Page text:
English artist Gillian Wearing’s solo presentation includes two pieces that were included in the Turner Prize exhibition in 1997, which she won that year. Her camera acts as voyeur, blurring the lines between public and private lines and exploring individual versus collective experiences. Sacha and Mum (1997) graphically delve into the intense relationship between mothers and daughters. An encounter between a mother and daughter is shown in reverse action, beginning with smiles and loving embraces and ends with what looks to be physical abuse. In between, their encounter runs the gamut from crying spells to full throttle smack down. Drunk (2000) features characters from her neighbourhood who regularly get drunk outside her studio. Bringing them into her studio, she shoots them candidly in their state of inebriation, their emotions and personal conflicts plainly on view. Though they have surrendered their private lives to public consumption, the viewer can’t help but be uncomfortable watching them lose control. (The video was taken down as of this writing, presumably for the homoerotic undertones in which the men sloppily embrace each other.)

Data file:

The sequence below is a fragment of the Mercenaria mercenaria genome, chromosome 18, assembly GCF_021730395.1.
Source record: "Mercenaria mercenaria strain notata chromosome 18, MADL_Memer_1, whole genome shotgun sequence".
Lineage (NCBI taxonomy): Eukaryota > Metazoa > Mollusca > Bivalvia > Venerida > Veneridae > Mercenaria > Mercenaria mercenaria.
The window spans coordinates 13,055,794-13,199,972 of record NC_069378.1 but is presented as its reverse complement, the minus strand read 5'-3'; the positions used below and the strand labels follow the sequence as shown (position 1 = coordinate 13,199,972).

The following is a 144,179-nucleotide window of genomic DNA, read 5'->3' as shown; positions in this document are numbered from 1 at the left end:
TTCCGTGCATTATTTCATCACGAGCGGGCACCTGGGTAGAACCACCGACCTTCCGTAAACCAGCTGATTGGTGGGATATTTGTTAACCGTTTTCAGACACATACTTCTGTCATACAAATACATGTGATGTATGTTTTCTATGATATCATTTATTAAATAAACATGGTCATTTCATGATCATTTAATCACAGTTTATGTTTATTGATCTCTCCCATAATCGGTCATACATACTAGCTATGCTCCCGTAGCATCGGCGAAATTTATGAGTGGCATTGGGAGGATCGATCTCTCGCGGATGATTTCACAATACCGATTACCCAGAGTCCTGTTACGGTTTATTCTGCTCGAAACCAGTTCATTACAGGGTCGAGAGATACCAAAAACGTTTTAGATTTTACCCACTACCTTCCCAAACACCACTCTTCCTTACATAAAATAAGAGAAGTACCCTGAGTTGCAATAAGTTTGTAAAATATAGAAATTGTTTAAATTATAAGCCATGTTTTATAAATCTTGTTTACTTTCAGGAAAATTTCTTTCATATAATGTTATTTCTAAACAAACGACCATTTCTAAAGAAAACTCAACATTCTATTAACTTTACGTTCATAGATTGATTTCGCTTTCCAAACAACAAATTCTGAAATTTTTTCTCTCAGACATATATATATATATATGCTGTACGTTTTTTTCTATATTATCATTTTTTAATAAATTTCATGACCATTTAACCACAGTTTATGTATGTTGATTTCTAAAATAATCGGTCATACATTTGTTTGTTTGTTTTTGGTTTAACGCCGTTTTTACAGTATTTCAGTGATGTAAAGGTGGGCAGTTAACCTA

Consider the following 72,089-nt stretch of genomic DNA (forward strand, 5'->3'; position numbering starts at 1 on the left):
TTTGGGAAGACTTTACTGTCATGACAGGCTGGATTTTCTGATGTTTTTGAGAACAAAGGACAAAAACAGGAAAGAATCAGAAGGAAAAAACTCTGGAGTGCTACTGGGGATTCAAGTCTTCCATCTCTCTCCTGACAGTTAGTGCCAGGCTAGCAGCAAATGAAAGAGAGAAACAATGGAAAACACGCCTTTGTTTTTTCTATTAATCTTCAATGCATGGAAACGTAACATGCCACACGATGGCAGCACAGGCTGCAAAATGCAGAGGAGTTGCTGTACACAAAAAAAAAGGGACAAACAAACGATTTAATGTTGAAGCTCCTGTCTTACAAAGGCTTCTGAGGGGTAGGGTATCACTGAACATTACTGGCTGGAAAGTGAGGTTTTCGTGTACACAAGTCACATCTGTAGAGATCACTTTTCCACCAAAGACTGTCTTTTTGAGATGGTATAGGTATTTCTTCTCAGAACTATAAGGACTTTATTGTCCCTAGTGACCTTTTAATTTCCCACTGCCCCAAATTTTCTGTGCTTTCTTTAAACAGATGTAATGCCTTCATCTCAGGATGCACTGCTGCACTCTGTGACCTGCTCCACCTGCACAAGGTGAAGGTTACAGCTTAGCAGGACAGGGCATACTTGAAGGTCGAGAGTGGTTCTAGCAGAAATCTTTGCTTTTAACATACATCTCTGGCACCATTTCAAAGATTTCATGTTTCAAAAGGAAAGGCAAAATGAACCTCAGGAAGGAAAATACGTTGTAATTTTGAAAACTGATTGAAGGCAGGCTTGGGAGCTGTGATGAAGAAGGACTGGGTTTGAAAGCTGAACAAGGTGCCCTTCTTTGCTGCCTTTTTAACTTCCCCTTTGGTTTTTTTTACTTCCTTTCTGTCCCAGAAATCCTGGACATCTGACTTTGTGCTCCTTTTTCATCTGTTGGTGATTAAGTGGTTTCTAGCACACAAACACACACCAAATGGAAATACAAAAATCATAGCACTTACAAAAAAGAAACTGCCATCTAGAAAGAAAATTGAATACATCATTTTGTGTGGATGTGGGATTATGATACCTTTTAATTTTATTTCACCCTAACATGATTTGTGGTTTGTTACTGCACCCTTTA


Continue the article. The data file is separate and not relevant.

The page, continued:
A centerpiece of the show, or at least it should be in this writer’s opinion, is Egyptian artist Wael Shawky’s Cabaret Crusades (2010), an ongoing project first shown at Documenta 13. It is a hypnotizing film, shot using 200-year-old marionettes from the Lupi collection in Turin. Shawky creates an enchanting world that belies the violence and tumult of the Crusades. Inspired largely by the book The Crusades Through Arab Eyes by Amim Malouf, it chronicles the first Crusade that devastated the Middle East and ultimately resulting in the recapture of Jerusalem in 1099. It is a dark and graphic portrayal; the puppets are expressionless and yet there is something human in their dark eyes and their mouths, painted in slight Mona Lisa-like smiles, betray a hint of emotion. It is an eerie and lyrical performance. There is no visual trickery, no special effects. Tradition is melded seamlessly with modern technology, with the puppets “acting” just as effectively as their human counterparts.